Longer, or shorter, he may be so fitted,

Should die for ever.
That his soul sicken not.

Ang. Were not you then as cruel as the sentence,
Ang. Ha! fy, these filthy vices! It were as good That you have slander'd so?
To pardon him, that hath from nature stolen

Isab. Ignomy in ransom, and free pardon,
A man already made, as to remit

Are of two houses: lawful mercy
Their saucy sweetness, that do coin heaven's image Is nothing kin to foul redemption.
In stamps that are forbid: 'tis all as easy

Ang. You seem'd of late to make the law a tyrant;
Falsely to take away a lifetrue made,

And rather prov'd the sliding of your brother
As to put mettle in restrained means,

A merriment than a vice.
To make a false one.

Isab. O, pardon me, my lord; it oft falls out,
Isab, 'Tis set down so in heaven, but not in earth. To have what we'd have, we speak not what we mean :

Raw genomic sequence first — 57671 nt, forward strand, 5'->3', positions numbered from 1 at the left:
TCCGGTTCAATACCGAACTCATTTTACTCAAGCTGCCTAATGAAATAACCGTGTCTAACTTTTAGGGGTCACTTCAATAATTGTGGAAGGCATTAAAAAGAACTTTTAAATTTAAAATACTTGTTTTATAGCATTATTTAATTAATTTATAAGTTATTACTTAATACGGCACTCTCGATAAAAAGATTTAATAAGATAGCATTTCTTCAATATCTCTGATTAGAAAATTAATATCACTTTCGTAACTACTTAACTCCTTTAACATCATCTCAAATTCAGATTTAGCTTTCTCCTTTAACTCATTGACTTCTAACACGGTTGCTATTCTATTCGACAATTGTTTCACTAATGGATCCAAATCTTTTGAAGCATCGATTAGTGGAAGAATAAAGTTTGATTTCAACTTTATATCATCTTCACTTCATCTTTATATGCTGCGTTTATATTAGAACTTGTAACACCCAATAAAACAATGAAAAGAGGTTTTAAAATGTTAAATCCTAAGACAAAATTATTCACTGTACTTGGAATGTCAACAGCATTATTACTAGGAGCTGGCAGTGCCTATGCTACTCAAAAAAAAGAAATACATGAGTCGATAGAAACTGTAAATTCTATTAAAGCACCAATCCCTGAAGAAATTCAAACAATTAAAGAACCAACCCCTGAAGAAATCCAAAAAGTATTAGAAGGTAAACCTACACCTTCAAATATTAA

Ang. Say you so? then I shall poze you quickly. I something do excuse the thing I hate,
Which had you rather, That the most just law For his advantage, that I dearly love.
Now took your brother's life; or, to redeem him, Ang. We are all frail.
Give up your body to such sweet uncleanness,

Isab. Else let my brother die,
As she that he hath stain'd?

If not a feodary, but only he,
Isab. Sir, believe this,

Owe, and succeed by weakness.
I had rather give my body, than my soul.

Ang. Nay, women are frailtoo.
Ang. I talk not of your soul; our compell'd sins Isab. Ay, as the glasses, where they view themselves ;
Stand more for number than accompt.

Which are as easy broke, as they make forms.
Isab. How sav you?

Women! – Help heaven! men their creation mar
Ang. Nay, I'll not warrant that; for I can speak In prohting by them. Nay, call us teu times frail;
Against the thing I say. Answer to this ;-